Bismuth

 

Hello from the southern hemisphere where I have had a great time in Singapore, Melbourne and Tasmania, and am planning to go whale watching in Botany Bay (NSW) tomorrow. I won’t be back in the UK for another week. In the meantime here’s some new press shots of my friends’ band Bismuth I took a few weeks ago at the original UK Botany Bay. Joe’s sunglasses broke on the drive down to Margate, and I remembered I had these green mirrored ones in a drawer. I got them for a few euros from a vending machine in the street outside this opticians in Graz in Austria a while back. I didn’t even need sunglasses, I have prescription ones, they just looked cool and the novelty appealed. I never wore them, as they are too big for me. They’ve found a new home on Joe, who they look much better on.

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Very Friendly

Here’s some photographs I took of my friends’ band Very Friendly (an EP and hopefully album coming later this year) For a while we had intended to take some promo shots with a miserable day at the beach theme, and then the beach was suddenly covered in thick snow, so this happened over a lunch break. Harry eventually got warm again. Eventually.

Editing the photos was actually quite tricky. I took around a hundred, but with the snow flying around there were a lot with closed eyes or grimaces, and colour correction took a light hand. You have snow, water and skin, and you have to balance atmosphere with realistic skin tones.

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Domestic Abuse Support All-dayer fundraising gig

(Tuli from Gang)

I recently went to a local gig put on by Art’s Cool raising money for the local domestic abuse support charity. It was an all-dayer, with half the lineup being local Kent bands, and the other half being from Leeds. The next day they did it all again, but in Leeds, and raising money for an education charity there. I missed the first band, but they were kind of a supergroup made up of members from the different Leeds bands. The promoter also handily made this Spotify playlist of all the bands.


 

The lighting was a bit difficult, being mostly magenta and strongly focused on one side of the stage. How easy it was to photograph the band members depended strongly on how much they moved and where they happened to be standing, and varied dramatically from act to act. When I take gig photos I like to try to have at least one photo of each band member (which can be hard with drummers positioned far back), and as flattering as possible, especially when it’s smaller bands who may not have many nice live photos of themselves. So I took, and deleted a lot of photos (and didn’t get as many usable photos of some of the bands such as Chest Pains as I would have liked). Here they are, in order of running on the day. There are links to each band’s facebook fan page in each title.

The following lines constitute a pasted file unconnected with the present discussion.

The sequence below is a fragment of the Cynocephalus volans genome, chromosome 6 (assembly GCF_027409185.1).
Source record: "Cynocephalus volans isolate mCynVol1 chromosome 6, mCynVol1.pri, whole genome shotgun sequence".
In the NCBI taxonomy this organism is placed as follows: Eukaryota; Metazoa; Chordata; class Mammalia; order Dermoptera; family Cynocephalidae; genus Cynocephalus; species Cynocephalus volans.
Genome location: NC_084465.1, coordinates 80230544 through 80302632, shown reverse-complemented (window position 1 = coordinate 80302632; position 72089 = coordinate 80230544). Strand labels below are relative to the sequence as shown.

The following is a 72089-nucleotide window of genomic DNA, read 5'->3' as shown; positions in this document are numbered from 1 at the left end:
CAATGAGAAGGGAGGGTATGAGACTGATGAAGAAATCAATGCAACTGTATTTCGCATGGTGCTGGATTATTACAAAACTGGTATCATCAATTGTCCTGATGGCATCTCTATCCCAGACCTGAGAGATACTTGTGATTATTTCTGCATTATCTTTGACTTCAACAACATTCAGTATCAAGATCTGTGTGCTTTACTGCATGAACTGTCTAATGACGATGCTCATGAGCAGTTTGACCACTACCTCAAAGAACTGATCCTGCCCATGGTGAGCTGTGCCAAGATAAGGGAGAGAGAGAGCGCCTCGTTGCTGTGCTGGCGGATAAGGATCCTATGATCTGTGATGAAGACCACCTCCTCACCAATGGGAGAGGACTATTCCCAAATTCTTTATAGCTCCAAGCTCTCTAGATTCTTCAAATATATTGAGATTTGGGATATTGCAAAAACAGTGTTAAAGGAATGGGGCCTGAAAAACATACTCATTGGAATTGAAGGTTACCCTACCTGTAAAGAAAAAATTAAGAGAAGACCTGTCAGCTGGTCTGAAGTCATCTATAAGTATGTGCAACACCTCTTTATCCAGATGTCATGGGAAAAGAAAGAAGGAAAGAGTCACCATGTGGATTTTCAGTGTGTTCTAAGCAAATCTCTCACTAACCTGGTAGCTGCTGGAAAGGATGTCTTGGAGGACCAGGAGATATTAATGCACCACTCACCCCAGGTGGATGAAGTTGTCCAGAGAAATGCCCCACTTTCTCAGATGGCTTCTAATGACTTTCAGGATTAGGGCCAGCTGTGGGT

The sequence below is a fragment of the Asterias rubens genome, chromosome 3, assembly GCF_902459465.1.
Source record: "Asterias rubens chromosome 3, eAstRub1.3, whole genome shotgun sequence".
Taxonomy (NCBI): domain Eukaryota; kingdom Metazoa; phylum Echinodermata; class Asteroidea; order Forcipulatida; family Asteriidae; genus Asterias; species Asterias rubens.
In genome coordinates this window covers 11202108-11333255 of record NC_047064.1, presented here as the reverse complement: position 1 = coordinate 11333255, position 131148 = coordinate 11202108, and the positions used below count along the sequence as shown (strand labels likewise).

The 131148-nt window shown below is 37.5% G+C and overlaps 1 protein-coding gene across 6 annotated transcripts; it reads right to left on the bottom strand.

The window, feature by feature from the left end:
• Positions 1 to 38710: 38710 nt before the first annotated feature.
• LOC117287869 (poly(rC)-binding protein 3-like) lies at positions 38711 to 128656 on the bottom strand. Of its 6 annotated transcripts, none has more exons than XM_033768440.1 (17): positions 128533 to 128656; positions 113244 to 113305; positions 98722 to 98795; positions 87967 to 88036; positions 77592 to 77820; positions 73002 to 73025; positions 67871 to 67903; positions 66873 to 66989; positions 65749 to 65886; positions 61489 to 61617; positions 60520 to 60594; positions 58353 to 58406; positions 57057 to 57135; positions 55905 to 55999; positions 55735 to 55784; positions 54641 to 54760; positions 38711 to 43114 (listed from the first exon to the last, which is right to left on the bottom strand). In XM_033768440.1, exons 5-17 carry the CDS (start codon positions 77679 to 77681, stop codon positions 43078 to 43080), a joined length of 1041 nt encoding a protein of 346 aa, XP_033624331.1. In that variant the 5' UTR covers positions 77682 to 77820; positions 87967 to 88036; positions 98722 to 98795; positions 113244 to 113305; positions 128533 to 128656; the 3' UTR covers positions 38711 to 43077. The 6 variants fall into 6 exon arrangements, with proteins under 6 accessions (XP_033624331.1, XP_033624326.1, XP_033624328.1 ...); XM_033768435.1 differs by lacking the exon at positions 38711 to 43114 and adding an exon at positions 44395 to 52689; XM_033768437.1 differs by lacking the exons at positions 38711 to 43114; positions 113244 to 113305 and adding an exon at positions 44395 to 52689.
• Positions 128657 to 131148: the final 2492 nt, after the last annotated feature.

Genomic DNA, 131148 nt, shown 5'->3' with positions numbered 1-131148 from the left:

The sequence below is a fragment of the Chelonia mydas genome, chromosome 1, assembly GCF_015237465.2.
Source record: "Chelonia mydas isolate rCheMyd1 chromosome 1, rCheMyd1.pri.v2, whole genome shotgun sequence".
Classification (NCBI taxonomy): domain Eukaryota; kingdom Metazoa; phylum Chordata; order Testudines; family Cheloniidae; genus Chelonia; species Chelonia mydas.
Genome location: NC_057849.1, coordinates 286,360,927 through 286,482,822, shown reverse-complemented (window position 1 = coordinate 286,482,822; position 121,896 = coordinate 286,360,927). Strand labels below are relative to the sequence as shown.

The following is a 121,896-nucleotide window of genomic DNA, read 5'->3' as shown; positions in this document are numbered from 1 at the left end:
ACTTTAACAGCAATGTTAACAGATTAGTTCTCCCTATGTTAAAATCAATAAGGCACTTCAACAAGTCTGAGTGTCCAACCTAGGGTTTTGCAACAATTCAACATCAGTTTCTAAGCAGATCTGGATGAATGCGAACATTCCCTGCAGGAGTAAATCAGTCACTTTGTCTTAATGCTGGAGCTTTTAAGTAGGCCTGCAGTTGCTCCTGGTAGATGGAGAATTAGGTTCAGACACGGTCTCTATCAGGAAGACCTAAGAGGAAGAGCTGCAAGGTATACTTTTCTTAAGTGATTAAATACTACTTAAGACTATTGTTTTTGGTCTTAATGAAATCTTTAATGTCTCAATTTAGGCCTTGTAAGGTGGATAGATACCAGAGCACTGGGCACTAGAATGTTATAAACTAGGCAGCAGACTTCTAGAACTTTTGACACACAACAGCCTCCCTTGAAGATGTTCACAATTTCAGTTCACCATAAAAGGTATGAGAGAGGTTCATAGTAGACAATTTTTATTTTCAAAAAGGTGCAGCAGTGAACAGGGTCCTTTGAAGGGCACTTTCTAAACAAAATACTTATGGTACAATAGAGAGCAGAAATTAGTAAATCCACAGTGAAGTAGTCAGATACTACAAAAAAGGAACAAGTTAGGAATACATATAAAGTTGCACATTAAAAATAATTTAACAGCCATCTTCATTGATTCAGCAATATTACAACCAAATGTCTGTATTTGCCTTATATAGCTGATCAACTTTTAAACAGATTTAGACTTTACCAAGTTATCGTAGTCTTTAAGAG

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Some thoughts about having left London

(A sunset I saw on the beach about a month ago)

So I returned permanently to the UK in September and moved to Margate. I grew up in Kent, but haven’t lived here permanently since I was 18, which feels like a long time ago. Settling in has been both good and hard. I travelled non-stop essentially from January to September, and adjusting myself to being in one place and the idea that I live somewhere has taken a while. It’s also kind of weird pretty much only being surrounded by people I’ve known for 1-2 months- you feel like the awkward new kid at school.

I spent the last four years mostly in London, and frankly living in London is brutal. I came to the realisation recently after a conversation with a friend who returned to Leeds after years in London, that you just get used to this continual background low-level rejection from people in the capital. Whether you are worth talking to or acknowledging as a person depends on where they place your value in terms of status or connection. People speak to you with one eye over your shoulder for someone better to talk to than you. People you have met and spoke to many, many times claim they don’t recognise or remember you, I guess because you weren’t important enough to remember. People would look eager when I said I worked somewhere prestigious (museum) and then their face would drop when it turned out my job was extremely unprestigious (tourist information desk and tickets). If you’re not status or money-focused (I’m not) it can be quite a grim social environment. Even so-called “alternative” places could be like that- very focused on whether you knew the right cool people or not.